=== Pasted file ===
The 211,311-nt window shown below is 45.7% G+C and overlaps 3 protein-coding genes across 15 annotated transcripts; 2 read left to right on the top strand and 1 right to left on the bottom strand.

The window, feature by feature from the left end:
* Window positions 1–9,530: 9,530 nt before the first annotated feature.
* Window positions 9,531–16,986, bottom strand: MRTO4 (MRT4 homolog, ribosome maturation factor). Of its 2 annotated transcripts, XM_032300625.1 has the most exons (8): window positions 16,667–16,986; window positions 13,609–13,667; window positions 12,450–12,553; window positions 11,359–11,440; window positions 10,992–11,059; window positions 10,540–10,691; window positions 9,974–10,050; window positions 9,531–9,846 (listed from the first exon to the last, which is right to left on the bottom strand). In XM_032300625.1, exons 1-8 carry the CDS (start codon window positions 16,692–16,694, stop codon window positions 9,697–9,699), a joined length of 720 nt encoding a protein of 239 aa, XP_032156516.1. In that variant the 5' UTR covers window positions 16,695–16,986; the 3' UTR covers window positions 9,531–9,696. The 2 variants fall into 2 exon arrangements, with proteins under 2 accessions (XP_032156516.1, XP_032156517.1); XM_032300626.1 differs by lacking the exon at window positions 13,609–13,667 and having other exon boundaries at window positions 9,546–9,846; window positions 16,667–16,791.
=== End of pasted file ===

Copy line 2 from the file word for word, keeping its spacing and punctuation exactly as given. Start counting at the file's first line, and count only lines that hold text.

The window, feature by feature from the left end: